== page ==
YOU might not know much about Christian Louboutin the man, but his shoes are world-famous.Protected even, like a rare exhibit. Around the time I meet the Parisian heel designer, he's fighting a court case against a major high street brand which has ‘imitated' his trademark red sole design.
That Louboutin look started out 20 years ago as an experiment when he painted a sole with red nail polish, but it's gone on to become the brand's iconic stamp. “It immediately became a sort of sign of recognition, a signature, and women would come to me and say, 'It's like a vacuum for guys!', " Louboutin tells me.
Despite the legal wranglings, he's far from seeing red when we meet. Me, clad in one of my favourite Louboutin perspex heel boots; him, wearing flat studded loafers flashing those scarlet soles as he crosses his legs after warmly shaking my hand and offering me a chocolate biscuit.
Louboutin, 49, is walking on cloud nine right now: there's a range of cosmetics in the pipeline for next year (Louboutin Red lips, anyone?), he's the top judge for Martini's Royale Casting (the new face of the brand will bag 12 pairs of Louboutins), and a retrospective exhibition at London's Design Museum is currently celebrating his two decades of shoe wizardry.
From towering heels to studded sneakers and bejewelled pumps, it's like the best shoe shop in the world, only with 'Don't Touch' signs at every stiletto turn and security guards positioned near the wall of thigh-high boots.
"It was hard to choose two hundred!" Louboutin exclaims when I ask him to pick out his favourite pair featured in the exhibition. "I mean some shoes, like the Guinness shoes (with heels constructed from actual cans) we no longer have – not one pair."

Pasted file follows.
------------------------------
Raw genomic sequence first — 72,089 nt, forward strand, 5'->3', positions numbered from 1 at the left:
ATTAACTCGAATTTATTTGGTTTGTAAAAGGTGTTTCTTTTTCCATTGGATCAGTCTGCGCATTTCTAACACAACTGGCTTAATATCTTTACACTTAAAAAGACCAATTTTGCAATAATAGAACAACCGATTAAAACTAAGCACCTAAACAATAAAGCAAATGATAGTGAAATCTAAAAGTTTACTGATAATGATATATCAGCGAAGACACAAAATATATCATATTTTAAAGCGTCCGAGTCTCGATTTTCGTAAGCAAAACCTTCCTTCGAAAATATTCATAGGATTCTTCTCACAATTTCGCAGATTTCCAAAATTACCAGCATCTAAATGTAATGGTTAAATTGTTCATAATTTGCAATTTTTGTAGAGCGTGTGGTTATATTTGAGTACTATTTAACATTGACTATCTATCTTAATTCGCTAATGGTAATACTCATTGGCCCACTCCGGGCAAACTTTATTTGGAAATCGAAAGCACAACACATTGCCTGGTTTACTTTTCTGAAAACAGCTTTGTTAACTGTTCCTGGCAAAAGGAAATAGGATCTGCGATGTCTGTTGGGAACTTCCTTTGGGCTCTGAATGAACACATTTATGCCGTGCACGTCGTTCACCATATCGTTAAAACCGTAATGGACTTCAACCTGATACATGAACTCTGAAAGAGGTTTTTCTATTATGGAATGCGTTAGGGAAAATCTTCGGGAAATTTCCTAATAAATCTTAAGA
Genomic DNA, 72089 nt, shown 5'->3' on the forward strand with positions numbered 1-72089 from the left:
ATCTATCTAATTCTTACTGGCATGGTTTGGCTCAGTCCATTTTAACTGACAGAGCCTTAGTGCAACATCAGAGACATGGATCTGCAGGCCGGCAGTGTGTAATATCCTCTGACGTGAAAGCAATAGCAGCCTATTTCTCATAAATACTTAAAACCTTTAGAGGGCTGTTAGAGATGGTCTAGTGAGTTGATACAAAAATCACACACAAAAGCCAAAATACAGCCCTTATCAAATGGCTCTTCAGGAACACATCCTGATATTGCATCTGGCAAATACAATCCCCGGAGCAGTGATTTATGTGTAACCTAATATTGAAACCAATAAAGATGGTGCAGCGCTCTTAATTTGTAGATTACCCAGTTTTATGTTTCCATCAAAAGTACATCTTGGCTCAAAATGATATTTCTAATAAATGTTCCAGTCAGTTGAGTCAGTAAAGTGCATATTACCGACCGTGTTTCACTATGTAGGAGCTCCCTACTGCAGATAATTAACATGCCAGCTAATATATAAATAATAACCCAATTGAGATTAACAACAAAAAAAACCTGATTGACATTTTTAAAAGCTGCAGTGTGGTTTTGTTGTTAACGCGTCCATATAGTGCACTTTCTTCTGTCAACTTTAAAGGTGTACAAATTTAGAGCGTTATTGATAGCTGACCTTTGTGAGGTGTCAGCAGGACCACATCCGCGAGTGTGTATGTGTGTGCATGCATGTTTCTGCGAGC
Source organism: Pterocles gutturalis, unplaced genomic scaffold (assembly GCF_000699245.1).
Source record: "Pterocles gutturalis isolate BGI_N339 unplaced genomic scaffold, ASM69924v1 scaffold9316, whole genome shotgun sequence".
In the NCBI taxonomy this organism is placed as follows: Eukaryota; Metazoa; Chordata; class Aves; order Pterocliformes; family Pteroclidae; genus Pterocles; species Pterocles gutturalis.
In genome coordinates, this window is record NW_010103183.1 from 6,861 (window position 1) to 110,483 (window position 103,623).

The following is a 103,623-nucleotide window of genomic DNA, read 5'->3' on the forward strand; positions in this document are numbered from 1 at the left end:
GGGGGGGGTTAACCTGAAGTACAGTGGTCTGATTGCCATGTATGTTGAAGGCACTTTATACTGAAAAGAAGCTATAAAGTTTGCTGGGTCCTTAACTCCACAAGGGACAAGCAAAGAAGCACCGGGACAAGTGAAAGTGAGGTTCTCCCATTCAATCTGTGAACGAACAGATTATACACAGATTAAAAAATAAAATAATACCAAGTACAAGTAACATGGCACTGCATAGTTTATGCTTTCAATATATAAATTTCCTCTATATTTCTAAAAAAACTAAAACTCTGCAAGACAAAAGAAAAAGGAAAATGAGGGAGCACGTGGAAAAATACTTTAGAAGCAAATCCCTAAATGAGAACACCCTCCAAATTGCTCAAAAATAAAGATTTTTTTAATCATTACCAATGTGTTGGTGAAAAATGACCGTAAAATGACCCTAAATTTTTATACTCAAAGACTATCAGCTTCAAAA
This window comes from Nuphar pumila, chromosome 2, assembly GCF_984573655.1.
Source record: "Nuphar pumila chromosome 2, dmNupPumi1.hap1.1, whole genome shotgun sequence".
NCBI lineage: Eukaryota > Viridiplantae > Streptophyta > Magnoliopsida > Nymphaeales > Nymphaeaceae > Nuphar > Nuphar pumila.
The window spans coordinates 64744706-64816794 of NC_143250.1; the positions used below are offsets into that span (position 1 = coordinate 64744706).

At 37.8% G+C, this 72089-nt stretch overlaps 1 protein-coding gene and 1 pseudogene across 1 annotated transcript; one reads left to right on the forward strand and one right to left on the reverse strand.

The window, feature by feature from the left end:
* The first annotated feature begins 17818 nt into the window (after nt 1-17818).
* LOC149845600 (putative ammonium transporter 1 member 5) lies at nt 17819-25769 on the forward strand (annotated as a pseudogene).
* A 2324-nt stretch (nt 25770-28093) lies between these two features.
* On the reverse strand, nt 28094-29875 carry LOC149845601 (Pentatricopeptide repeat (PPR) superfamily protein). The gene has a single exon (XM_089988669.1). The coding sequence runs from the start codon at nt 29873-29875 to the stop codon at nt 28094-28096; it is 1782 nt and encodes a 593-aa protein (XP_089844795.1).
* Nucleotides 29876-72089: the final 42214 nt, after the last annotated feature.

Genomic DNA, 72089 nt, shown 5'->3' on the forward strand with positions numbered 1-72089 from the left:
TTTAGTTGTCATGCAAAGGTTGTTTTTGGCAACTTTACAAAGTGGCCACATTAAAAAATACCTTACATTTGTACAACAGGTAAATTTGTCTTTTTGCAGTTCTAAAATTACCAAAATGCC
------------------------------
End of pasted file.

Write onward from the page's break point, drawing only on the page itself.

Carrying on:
So what it is about Louboutin's vision that ensures his shoes are red carpet regulars, fashion industry favourites and capable of commanding upwards of £395 for a classic pair? "Balance. Proportion. And the cleavage," Louboutin replies succinctly, using shoe designer speak for the amount of toes flaunted.
"Shoes can do a lot for a woman. They can give this extra sense of femininity and empowerment."
Louboutin's fascination with shoes dates back to when he was just 11 or 12 years old. He recalls discovering a drawing at an African art museum near his parents' apartment that displayed a woman's high heel vividly crossed out in red. "I sort of discovered creativity through that drawing," he says.
His now inspirational image of the Fifties-style stiletto, which was intended to safeguard the parquet floor, was a sharp contrast to the Seventies trend for flat or chunky-heeled shoes.
Louboutin's love of performance, cabaret and the showgirl later fuelled his glamorous vision. Although he doesn't name one specific muse, he regularly links up with burlesque performer Dita Von Teese at events. "Nobody wears shoes like a dancer on stage," he says.
He cites art, architecture, landscape, travel and artefacts as areas from which he draws inspiration.
Louboutin packs his suitcase and seeks out a hot climate to design his summer collection and, similarly, a cold bolt-hole to find focus for autumn/winter inspiration.
"I'm quite influenced by the light and by the heat, so it's easier to imagine a super-light sandal when it's boiling outside than furry boots and vice-versa."
Although Louboutin creates flat shoes for men and women, it's the towering stilettos that have brought him worldwide fame. The higher the heel, the more prominent that revered red sole. "People say I am the king of painful shoes," he says. "I don't want to create painful shoes, but it is not my job to create something comfortable.
"I try to make high heels as comfortable as they can be, but my priority is design, beauty and sexiness."